How to Change Your Life at Any Age
Founders, Wild Squirrel Nut Butter
Their Snack Attack
Last January University of Oregon athletes Keeley Tillotson (right, triathlon) and Erika Welsh (crew) were munching on ants on a log—i.e., celery topped with peanut butter and raisins—when they ran out of peanut butter. Rather than bike to the store, they whipped some up in Welsh's Cuisinart (trail mix was another favorite snack, so they had peanuts on hand). "It sounds ridiculous, but we'd never eaten peanut butter that tasted so much like peanuts," says Tillotson. "It was so fresh!" Next, they tried mixing in cinnamon, coffee, and sunflower seeds—and shared their bounty with friends. Eventually, to cover costs, they created a rudimentary Web site and started charging $4 a jar. They named their operation Wild Squirrel in honor of Welsh's childhood nickname (coined because she liked to snack).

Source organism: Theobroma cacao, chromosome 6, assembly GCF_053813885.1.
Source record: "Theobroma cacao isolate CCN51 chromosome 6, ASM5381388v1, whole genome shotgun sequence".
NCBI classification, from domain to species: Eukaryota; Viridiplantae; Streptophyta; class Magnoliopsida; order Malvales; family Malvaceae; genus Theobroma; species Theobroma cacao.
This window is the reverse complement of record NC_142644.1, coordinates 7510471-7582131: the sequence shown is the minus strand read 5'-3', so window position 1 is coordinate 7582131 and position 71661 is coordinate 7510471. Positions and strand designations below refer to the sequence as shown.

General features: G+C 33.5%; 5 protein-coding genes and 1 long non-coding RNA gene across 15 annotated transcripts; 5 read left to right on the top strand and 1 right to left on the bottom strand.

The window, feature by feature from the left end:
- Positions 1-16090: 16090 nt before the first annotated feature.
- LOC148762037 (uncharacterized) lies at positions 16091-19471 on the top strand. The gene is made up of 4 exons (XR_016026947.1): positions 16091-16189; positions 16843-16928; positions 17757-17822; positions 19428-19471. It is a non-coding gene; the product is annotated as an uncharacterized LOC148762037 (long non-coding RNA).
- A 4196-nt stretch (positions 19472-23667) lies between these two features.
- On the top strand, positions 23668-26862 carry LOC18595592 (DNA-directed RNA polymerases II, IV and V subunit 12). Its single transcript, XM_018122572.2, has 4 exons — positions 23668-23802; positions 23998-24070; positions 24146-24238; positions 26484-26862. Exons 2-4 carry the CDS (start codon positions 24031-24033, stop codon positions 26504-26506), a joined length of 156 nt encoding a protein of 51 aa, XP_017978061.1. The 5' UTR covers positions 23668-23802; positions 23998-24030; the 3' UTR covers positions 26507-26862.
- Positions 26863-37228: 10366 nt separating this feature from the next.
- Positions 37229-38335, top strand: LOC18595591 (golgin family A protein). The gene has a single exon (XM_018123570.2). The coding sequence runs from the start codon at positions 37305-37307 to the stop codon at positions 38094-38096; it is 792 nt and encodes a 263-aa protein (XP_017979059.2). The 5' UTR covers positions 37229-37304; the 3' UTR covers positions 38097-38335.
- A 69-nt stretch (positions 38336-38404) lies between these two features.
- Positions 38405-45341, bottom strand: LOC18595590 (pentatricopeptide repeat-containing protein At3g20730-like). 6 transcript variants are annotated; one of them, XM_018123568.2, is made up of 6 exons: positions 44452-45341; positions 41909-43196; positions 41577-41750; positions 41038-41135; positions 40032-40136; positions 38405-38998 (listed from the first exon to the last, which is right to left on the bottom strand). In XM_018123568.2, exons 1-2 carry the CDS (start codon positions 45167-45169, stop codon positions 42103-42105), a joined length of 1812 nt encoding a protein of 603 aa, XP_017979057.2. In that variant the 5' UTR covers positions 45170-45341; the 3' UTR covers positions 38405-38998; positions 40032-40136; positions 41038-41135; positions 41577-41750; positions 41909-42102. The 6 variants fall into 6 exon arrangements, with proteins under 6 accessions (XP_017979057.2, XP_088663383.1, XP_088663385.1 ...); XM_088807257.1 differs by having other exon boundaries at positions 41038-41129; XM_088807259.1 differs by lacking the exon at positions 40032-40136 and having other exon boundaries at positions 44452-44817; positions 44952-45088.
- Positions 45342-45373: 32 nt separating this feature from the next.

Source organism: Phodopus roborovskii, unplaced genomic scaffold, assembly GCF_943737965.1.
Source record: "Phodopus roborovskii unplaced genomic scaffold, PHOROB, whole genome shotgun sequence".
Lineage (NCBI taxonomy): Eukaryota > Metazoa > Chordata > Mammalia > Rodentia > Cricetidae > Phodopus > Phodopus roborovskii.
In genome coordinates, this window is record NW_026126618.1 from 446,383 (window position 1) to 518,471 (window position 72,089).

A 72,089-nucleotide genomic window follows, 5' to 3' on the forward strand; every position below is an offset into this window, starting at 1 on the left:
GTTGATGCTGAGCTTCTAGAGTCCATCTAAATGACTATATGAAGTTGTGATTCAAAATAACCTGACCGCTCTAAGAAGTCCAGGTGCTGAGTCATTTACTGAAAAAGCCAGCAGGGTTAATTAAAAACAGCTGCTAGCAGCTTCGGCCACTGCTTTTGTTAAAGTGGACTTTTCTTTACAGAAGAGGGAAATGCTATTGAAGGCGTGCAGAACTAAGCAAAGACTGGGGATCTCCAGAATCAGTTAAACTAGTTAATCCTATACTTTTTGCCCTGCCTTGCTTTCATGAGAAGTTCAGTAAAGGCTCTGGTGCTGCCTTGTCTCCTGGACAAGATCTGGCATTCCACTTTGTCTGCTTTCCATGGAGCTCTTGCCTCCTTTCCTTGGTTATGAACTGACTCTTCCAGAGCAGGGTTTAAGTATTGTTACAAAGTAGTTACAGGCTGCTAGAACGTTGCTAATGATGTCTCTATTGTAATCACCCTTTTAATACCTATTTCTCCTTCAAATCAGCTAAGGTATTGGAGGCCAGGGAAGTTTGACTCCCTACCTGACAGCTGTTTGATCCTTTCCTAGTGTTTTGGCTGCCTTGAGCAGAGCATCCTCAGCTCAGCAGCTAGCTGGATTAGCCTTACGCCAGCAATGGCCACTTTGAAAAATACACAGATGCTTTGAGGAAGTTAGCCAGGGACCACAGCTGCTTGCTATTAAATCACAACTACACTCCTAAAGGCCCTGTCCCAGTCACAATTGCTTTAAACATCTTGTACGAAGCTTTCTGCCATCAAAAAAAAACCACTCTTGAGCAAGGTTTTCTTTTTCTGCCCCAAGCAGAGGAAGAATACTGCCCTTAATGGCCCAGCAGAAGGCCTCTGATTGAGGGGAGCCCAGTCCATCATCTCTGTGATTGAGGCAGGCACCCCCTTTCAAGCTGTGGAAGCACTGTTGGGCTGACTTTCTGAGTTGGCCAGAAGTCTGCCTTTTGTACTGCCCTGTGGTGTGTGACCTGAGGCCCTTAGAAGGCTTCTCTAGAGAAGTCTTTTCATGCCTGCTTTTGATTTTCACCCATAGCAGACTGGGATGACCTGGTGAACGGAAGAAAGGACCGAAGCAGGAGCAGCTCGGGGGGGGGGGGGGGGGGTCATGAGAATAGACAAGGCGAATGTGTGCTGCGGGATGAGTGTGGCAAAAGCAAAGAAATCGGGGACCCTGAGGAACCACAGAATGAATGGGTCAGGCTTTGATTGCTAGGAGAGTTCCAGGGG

Their Big Break
On a whim, the pair sent a sample to food blogger Kath Younger, whose glowing review ("SO blew my socks off") spurred hundreds of orders. They bought two more Cuisinarts and started listening to NPR's From Scratch business podcasts. Eventually they raised $50,000 from family and friends to hire a "co-packer" to produce enough jars to sell to stores. Now their concoctions, from Curious Cocoa-Nut (coconut and chocolate) to Pretzel Pizazz (honey and pretzels) are available throughout the Pacific Northwest.
The co-CEOs—currently taking online courses, living with their parents, and pouring profits back into their business—believe their youth has made all the difference. "We never assume we can't do something," Tillotson says. "We just try it." —Courtney Rubin